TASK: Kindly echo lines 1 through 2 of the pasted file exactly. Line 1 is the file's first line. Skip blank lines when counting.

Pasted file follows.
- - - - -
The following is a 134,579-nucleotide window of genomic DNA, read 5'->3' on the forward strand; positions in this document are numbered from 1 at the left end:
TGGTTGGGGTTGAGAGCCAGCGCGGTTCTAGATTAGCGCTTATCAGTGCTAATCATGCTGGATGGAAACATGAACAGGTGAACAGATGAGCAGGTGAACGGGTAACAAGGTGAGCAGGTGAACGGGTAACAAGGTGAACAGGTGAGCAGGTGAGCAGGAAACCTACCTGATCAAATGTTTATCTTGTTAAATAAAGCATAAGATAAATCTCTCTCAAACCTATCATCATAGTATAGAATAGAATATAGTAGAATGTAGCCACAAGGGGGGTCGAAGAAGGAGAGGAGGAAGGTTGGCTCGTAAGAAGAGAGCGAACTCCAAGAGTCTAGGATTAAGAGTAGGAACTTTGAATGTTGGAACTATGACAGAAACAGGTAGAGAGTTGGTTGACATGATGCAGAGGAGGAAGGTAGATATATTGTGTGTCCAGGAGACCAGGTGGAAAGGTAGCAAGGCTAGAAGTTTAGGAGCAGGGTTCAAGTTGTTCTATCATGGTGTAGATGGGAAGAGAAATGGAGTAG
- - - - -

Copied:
The following is a 134,579-nucleotide window of genomic DNA, read 5'->3' on the forward strand; positions in this document are numbered from 1 at the left end:
TGGTTGGGGTTGAGAGCCAGCGCGGTTCTAGATTAGCGCTTATCAGTGCTAATCATGCTGGATGGAAACATGAACAGGTGAACAGATGAGCAGGTGAACGGGTAACAAGGTGAGCAGGTGAACGGGTAACAAGGTGAACAGGTGAGCAGGTGAGCAGGAAACCTACCTGATCAAATGTTTATCTTGTTAAATAAAGCATAAGATAAATCTCTCTCAAACCTATCATCATAGTATAGAATAGAATATAGTAGAATGTAGCCACAAGGGGGGTCGAAGAAGGAGAGGAGGAAGGTTGGCTCGTAAGAAGAGAGCGAACTCCAAGAGTCTAGGATTAAGAGTAGGAACTTTGAATGTTGGAACTATGACAGAAACAGGTAGAGAGTTGGTTGACATGATGCAGAGGAGGAAGGTAGATATATTGTGTGTCCAGGAGACCAGGTGGAAAGGTAGCAAGGCTAGAAGTTTAGGAGCAGGGTTCAAGTTGTTCTATCATGGTGTAGATGGGAAGAGAAATGGAGTAG